Polar regions feel grip of omicron | Polarjournal
Still at the beginning of December the world was fine in Svalbard. No COVID cases, hardly any tourists and a good vaccination rate ensured a relaxed mood before Christmas. But now omicron has also reached Svalbard and the measures have to be tightened. Picture: Michael Wenger

Just a few months ago, the world seemed to be on a path out of the pandemic. Governments relaxed their measures, business and cultural life experienced their reopening, and people again traveled the world. The situation also appeared to be improving for the polar regions in the north and south. Expedition voyages were launched again, national polar research programs were launched, and zero cases were rejoiced in the Arctic regions. But then came the omicron variant.

Many of the places that are located in the Arctic regions are now reporting sharply increasing numbers of infections. For example, in the Arctic region of Canada, in the territories of Nunavut and Nunavik, there are hardly any communities left that have no infections to report. Nunavut Health Officer Dr. Michael Patterson reported that 18 of 25 communities in Nunavut already had COVID cases. Nunavik, the Arctic portion of the province of Québec, also reported only one municipality left with no cases.

And in Greenland, the situation is no better: All regions except the national park, where there are no towns, report rising infection figures, with nine of the cases hospitalized. However, not all locations within the municipalities are affected yet. Especially the big towns are affected and the most prominent case is the Premier Múte B. Egede.

Numbers in Alaska are also rising in the four-digit range every day, and in Longyearbyen on Svalbard, the last Arctic region where the virus had taken hold, 13 COVID cases were also reported as of January 13, 2022. However, the trend is probably still upwards, as not all test results had been evaluated yet.

In Ushuaia, the starting point of many Antarctic voyages, the numbers have also risen again after no cases had been reported there for a long time. Some expedition ships are also affected and are under quarantine. One operator has already ended his season prematurely as a result. Picture: Michael Wenger

In the South American gateways to Antarctica, too, the situation no longer looks as rosy as it did in November, when the expedition season restarted after the forced break. Numerous expedition tour operators sent their ships to Punta Arenas and Ushuaia, where, thanks to numerous measures and high vaccination rates, hardly any cases had occurred. Strict protection and hygiene measures were implemented before the voyages and on board the ships, and it seemed that the math worked out. But then the first shipping company officially reported a COVID outbreak on board and the return to the starting port. From there, looking at the MarineTraffic.com map showed that in recent days and weeks, some ships had spent a remarkably long time at anchor in the ports of Punta Arenas and Ushuaia. At times it was so crowded there that ships had to stay at the entrance of the Beagle Channel instead of going into the port. The number of cases is also on the rise again in the towns themselves. A first operator has now pulled the emergency brake and ended its season prematurely. The first ship is already on its way back to its home port, the other will follow soon.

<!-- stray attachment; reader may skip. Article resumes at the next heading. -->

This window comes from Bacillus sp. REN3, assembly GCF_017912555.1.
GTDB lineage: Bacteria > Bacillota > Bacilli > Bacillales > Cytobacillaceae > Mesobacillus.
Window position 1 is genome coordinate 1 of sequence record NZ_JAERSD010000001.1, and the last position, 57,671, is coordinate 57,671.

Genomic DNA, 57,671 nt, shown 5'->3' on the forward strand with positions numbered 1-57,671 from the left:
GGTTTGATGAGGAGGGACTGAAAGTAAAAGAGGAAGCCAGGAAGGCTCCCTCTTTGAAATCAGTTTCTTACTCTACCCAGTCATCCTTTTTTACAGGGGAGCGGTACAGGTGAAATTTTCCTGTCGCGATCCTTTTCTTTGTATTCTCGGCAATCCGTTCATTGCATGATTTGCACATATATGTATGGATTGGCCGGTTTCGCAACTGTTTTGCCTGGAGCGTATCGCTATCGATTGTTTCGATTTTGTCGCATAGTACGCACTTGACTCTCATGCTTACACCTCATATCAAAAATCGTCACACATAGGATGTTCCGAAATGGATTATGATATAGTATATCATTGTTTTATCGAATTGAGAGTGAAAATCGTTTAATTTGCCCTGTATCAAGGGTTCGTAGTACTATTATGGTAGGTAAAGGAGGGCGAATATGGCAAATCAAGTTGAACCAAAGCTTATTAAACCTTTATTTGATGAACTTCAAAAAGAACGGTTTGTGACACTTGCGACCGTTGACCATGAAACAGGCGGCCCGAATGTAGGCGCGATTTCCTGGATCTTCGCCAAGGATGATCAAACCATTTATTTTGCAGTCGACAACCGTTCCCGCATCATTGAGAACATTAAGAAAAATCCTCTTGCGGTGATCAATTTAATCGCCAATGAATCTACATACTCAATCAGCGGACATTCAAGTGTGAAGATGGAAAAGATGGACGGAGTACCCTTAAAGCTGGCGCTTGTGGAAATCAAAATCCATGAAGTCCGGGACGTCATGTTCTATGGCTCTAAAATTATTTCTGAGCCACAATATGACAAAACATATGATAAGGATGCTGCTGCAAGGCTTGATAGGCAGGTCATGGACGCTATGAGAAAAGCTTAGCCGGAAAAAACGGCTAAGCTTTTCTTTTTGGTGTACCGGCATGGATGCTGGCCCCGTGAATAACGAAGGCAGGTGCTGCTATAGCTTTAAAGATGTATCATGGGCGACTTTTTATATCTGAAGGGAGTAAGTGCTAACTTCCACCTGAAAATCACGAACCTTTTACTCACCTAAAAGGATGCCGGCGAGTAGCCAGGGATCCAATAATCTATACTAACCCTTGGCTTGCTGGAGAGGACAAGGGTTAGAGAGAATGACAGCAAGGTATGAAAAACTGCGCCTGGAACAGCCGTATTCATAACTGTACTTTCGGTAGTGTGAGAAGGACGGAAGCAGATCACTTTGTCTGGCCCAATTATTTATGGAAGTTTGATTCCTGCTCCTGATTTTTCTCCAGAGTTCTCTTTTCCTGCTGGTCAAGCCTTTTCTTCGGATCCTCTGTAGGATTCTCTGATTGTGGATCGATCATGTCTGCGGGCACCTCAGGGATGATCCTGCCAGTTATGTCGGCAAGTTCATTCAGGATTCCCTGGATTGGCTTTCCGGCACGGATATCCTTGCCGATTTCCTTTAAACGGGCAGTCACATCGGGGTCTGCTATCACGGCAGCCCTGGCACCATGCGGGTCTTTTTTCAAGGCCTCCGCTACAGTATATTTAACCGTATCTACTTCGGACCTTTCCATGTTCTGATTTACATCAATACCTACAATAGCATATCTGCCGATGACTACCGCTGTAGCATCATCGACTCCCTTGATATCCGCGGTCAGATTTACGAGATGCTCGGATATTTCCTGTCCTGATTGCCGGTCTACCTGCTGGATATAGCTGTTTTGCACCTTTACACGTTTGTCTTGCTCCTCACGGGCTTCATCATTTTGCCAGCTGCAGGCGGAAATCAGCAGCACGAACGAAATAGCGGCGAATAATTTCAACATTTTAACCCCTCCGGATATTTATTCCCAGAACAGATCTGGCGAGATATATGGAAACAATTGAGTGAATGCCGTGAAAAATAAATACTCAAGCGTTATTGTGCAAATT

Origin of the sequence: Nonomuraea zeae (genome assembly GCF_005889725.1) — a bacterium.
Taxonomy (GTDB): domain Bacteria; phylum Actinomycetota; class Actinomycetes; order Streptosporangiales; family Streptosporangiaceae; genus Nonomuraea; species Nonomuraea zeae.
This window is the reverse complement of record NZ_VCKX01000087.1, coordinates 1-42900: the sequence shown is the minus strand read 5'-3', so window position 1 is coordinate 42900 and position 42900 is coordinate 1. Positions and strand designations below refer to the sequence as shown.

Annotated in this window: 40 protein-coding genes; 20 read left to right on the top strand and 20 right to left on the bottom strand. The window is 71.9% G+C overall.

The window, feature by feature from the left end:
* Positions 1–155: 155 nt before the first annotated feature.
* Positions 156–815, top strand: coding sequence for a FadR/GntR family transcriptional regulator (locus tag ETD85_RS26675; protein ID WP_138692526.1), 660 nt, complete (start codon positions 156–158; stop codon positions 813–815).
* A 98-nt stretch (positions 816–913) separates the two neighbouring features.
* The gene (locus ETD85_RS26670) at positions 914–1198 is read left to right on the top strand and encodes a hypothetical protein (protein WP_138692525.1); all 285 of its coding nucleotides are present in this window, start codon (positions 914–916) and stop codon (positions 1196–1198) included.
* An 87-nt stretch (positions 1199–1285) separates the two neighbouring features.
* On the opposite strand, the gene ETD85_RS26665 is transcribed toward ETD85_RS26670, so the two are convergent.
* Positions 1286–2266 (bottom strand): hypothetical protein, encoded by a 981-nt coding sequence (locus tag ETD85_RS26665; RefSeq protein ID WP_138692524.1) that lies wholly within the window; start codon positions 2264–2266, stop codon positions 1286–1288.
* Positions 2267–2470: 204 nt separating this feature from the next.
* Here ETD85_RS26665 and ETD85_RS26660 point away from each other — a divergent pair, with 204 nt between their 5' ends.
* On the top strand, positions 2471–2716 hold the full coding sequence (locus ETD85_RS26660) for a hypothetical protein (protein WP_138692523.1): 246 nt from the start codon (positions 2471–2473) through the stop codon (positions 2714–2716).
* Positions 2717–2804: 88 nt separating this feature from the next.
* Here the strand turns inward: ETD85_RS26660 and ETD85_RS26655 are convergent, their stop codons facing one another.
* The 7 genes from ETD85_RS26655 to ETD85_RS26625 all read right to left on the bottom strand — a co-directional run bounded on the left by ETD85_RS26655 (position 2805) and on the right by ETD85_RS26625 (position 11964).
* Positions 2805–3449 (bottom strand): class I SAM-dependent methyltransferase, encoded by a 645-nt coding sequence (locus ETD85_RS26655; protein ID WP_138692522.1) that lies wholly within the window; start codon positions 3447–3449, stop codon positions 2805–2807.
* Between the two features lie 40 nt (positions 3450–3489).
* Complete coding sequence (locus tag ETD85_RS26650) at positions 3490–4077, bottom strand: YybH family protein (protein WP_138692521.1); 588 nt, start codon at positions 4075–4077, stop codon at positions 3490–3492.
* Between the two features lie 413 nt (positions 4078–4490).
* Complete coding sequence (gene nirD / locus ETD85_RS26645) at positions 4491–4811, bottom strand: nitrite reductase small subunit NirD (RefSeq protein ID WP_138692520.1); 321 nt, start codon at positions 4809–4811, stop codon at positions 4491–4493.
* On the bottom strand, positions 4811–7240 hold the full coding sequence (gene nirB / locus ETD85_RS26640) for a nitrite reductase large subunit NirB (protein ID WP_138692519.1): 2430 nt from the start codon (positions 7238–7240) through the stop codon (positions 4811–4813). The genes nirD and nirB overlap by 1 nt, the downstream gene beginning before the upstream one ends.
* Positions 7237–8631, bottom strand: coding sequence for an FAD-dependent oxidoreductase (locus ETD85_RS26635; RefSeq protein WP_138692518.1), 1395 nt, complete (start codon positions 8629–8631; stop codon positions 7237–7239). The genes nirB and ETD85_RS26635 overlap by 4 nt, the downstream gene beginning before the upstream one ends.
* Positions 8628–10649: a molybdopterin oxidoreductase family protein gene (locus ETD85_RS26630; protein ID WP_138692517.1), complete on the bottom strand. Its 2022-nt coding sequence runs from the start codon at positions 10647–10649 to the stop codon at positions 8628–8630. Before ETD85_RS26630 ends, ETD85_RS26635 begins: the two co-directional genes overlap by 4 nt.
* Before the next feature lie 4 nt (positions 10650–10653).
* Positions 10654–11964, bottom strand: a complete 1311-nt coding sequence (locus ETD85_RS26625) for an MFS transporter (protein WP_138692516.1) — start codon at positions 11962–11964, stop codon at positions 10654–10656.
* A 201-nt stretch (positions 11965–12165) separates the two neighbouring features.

National Antarctic programs are now also at risk, although the outbreak on the Belgian Princess Elisabeth Antarctica Station was the only official message from the area. But whether the quarantine and isolation measures prescribed and implemented by the programs are sufficient is more than questionable. The virus has proven very difficult to contain in this regard.

Most COVID cases are now likely to be due to the omicron variant. This is many times more contagious than the previously dominant delta variant. However, the course of omicron infection tends to be mild in most vaccinated individuals. Images: Wiki Commons

On the one hand, the course of the disease in omicron infection has been described by numerous experts as mostly mild. Nevertheless, many countries where the omicron variant is raging report that hospitals and staff are reaching capacity. Alaska is now also reaching the limits of its capacity in terms of beds and staff. Because in addition to occupancy, the absence of sick staff is a particularly big issue there. In the other regions, the situation is not yet as bad. But since capacity is already very low in most Arctic regions, the situation there can worsen much more quickly and other illnesses and accidents can no longer be treated. In fact, for Antarctica, the idea is to keep the virus out at all costs. This is because most stations are equipped with an infirmary. But no one wants to run the risk of evacuations in case of a severe course among the wintering teams.

The same strategies are used in polar regions as in the rest of the world: vaccination/boosting, testing, mandatory masks, and distancing plus frequent hand washing. Image: Tim Reckmann

To control the situation in the regions and localities, the authorities are relying on the same strategies used in most other parts of the world. Although omicron is much more contagious, the public is advised to get booster vaccinations as soon as possible, reduce the number of contacts, and wear a mask for all opportunities where distancing is not possible. Especially with booster vaccines, authorities want to reach as many people as possible. This is because boosting initially increases the chance of being less likely to become infected, or at least supports a milder course in the event of illness. Nevertheless, as is the case practically everywhere in the world, the situation is likely to get worse first before it will get better.

Dr Michael Wenger, PolarJournal

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